Thursday, 4 April 2013

Artefacts

I promised that I would show you some of the things which have been found on the farm within easy distance of our beck - thus suggesting that they were dropped by people over the ages who were using the beck as a path for getting from A to B (this is obviously the lowest point and therefore the most sensible place to walk).

I am never sure which order the photographs are going to come up in, but if I just give you a description of each one, they are all so different that they will be easy to identify anyway.

The first, and definitely the most exciting, is this Neolithic stone
polished axe, circa 3000 BC most likely for cutting trees.   The source of the stone has not been determined but the museum which
identified the axe head said that the nearest stone like this was in the Langdale Pikes in the Lake District, which is a good seventy miles away from here.   There is a suggestion that it would have been much bigger and would have been strapped to a wooden handle and that it may have been thrown away because it had become too small.   But I find it fits beautifully into the hand, so I doubt that.  I like to think that when my father in law found it after he had ploughed the field, his was the first hand to touch it after that Neolithic Man.

The round lead whorl weight is a common find round here - we find them all the time.   I have seen these still being used in the High Atlas mountains of Morocco and in the Taurus mountains of Turkey.  They weigh down the wool as someone spins.

The horse bells date from the seventeenth century to Victorian times and would have been used for decorative purposes on horses working in the fields.

The clay pipe is another common find, but this one is interesting because it has a heart on the side.   I thought it was probably a love token to somebody's sweetheart, but there is a good clay pipe site on the internet and I find that the heart is a symbol of one of the early Farmworkers' Trade Unions.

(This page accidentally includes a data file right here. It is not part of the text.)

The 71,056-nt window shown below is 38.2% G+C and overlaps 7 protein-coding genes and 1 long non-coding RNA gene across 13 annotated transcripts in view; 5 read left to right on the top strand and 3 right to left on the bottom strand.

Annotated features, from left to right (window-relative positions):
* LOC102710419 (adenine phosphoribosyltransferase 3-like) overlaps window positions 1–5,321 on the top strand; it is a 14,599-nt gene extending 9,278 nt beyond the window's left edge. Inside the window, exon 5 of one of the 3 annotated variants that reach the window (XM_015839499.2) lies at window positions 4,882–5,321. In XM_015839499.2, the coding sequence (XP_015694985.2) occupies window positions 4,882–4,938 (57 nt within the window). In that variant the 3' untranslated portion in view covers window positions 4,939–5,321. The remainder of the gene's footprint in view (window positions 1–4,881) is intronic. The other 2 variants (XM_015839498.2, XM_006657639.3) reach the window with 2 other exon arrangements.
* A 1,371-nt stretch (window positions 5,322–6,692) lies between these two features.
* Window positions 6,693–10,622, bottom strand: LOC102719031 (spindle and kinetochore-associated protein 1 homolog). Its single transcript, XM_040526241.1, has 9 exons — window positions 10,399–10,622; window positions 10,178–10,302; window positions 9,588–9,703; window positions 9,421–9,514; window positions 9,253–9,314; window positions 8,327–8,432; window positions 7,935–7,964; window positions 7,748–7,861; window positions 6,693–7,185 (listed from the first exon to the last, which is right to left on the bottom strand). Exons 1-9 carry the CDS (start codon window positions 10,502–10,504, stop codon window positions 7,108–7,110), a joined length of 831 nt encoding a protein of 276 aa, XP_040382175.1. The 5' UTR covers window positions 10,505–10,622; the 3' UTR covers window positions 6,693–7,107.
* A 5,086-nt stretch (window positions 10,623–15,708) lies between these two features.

The tiny flint knife was found in the front garden of my house where my son now lives (which is itself on the edge of the beck).  It has a very sharp edge and these are often found around our village. There is a 'but' though as all the walls surrounding the cottages here are dry stone walls, so the knife could have come in with a load of stone from somewhere else.

The coin, which is very corroded and difficult to see properly is most likely George IV judging from the hairstyle of the monarch.

Finally the carnelian necklace.   The farmer bought me the silver chain but the fob on it was found near to the beck in one of our fields.   It is silver and is hallmarked 1826 and the stone is a carnelian.   It was most likely from a watch chain.   There is a space at the back where there could have been a compass or even a lock of hair, but whatever was there has rotted away.  

I often wonder what else lies there waiting to be discovered - valuable or not.   There is just something exciting in picking up an object that was dropped all that time ago isn't there?






 



  

20 comments:

Tanya @ Lovely Greens said...

Incredible! Some of those artefacts look like they're from the neolithic.

Heather said...

What fascinating treasures Pat - each one is a delight and will illustrate your talk beautifully.
We had a glorious day yesterday - it even had a touch of warmth. However, today is very different with a biting wind and sideways dusty snow. One step forward and two back!

Elizabeth Wix said...